Log In

Reset Password

Cortez Fourth of July provides summer celebration, fireworks

The parks were full if people enjoying the Fourth of July holiday and waiting for the fireworks to start. (Sam Green/Special to The Journal)
Fireworks show includes more than 700 colorful explosions

A pleasant summer day greeted thousands of people at Cortez parks as they enjoyed Fourth of July festivities and anticipated a memorable fireworks show.

A relaxed vibe filled Parque de Vida and Centennial Parks as people from the region played games, lounged on the lawn, socialized and barbecued.

“We love that it is so family friendly; you can just have fun and everyone feels welcome,” said Chantilly Marquez of Cortez.

She has been celebrated the Independence Day holiday in Cortez for all her 35 years.

On the menu was brisket and smoked pulled pork, but before dinner, the family corn hole tournament with the Marquez, Smith and Sanchez families got underway.

“It gets pretty competitive, a family tradition,” Marquez said with a laugh.

Volleyball nets sprang up across both parks and were played with lots of laughter. Footballs and Frisbees soared overhead, as the smell of barbecue wafted through the air.

Fireworks light up Parque de Vida as the Fourth of July show begins. (Sam Green/Special to The Journal)

The Four Corners Community band performed at the Centennial Park Pavilion.

Keith Steele and his mom, Frieda, settled in to enjoy the patriotic music.

Steele’s wife, Karen, is the new director of the band. He said the family moved to Cortez nine months ago from the Phoenix area after Karen retired as a music schoolteacher.

“It is has been our dream to move to Cortez,” Steele said. “We come up here to camp a lot and love the small town atmosphere. It is so nice to be away from the 120-degree heat.”

Eric Hendrickson plays the baritone sax in the band, and was glad to perform in front of the growing crowd.

“Community bands are a big part of small town America,” he said. “We enjoy the camaraderie between fellow band members and love making music together. I hope that inspires people to join us!”

The Four Corners Community band plays patriotic numbers during the Fourth of July celebration at Centennial Park. (Jim Mimiaga/The Journal)

Revelers arrived from all over. Including the Quinn family from Chinle, Arizona, and Shae Washburn from Farmington.

“We’re celebrating with friends and family, grilling hot dogs and hamburgers,” she said. “We come up here because the fireworks show in Cortez is the best in the area.”

Cortez police officers rode around on bikes, and Cortez Fire Protection District patrolled the park in an ATV. A firefighter reported no problems.

The fire department puts on the fireworks show. This year, they moved the launch site to allow for more park viewing space.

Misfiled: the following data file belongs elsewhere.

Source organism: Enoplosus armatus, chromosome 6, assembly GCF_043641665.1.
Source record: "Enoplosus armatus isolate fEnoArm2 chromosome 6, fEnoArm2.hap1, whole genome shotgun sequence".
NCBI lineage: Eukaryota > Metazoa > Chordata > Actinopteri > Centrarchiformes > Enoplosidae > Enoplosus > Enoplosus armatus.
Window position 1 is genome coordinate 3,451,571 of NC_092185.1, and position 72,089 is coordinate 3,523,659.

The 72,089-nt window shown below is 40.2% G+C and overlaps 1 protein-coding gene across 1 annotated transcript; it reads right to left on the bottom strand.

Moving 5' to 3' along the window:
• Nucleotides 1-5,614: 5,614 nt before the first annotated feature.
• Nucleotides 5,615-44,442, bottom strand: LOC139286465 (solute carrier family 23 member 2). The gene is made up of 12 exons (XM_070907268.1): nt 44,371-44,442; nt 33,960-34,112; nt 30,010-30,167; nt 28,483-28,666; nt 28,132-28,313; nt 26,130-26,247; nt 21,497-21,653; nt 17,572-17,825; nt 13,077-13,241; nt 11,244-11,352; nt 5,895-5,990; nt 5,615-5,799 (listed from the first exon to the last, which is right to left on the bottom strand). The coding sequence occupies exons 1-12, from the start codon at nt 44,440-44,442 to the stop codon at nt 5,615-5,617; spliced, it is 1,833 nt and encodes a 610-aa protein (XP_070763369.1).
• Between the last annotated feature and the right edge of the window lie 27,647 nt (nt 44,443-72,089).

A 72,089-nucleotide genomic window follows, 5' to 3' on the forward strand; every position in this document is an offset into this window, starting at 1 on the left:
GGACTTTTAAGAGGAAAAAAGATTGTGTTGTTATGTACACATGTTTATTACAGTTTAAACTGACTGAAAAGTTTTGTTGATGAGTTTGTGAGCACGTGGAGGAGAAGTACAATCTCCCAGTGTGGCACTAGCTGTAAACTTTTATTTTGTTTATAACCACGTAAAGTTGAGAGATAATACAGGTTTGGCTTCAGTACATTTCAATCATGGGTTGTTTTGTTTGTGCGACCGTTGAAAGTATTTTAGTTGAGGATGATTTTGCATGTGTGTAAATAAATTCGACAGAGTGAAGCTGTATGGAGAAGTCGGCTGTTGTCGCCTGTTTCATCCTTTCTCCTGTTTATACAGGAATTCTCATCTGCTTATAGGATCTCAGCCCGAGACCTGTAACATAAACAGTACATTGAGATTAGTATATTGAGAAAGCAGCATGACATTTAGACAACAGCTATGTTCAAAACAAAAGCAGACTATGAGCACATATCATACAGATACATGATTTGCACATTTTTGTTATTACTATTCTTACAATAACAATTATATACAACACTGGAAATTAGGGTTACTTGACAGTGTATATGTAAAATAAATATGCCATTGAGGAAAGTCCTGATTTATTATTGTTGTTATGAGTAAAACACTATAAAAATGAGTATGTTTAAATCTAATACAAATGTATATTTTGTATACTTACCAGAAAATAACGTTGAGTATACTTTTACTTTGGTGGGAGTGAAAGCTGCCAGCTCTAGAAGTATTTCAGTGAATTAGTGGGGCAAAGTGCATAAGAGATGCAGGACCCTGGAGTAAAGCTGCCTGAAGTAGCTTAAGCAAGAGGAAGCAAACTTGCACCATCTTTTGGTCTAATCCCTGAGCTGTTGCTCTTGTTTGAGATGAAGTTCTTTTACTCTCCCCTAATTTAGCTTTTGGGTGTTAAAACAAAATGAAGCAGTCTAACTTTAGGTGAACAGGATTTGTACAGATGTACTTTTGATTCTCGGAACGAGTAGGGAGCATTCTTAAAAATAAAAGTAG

A series of computerized launch tubes shoot off the fireworks, explained Battalion Chief Charlie Borden. The timing, type and sequence is programmed and operated from a master control board.

“It’s all programmed into the system, planning has been going on for weeks,” he said.

The show includes 700 aerial fireworks, 25 ground cakes, and 15 ground munitions, he said, and cost about $10,000.

Soren Piotrowski gets in the spirit for the Fourth of July holiday. (Sam Green/Special to The Journal)

Funding for the fireworks show is donated by local businesses, and this year 63 businesses chipped in, Borden said.

Setting off fireworks requires specialized training.

Firefighters Gabe Rogers and Brent Kreun are running the show, and attended the Western Pyrotechnics Association school in Nevada to learn the trade and become certified.

“Everyone is on duty tonight, including our wildland fire crew,” Borden said.

During the fireworks show, patrols of the surrounding area will be done to watch for any drifting embers. Twenty firefighters from Cortez were on the scene along with six fire trucks. The Ute Mountain Fire Department also had staff and trucks stationed at the park.

The celebratory scene was classic Americana diversity with radios blasting country music, rock, hip-hop, reggae and rap. American flags were everywhere and T-shirts were worn that simply read “Freedom.”

United States pride, independence and freedom was not far from people’s mind. They said communities get a renewed sense of fellowship during patriotic celebrations.

Steele kept in mind veterans who served and sacrificed “so we can enjoy our freedoms today.”

Added Marquez: “The world’s is a bit in shambles. The Fourth of July for me means coming together as a country, being kind to each other and enjoying where we live. Not everyone in the world has it as good as we do.”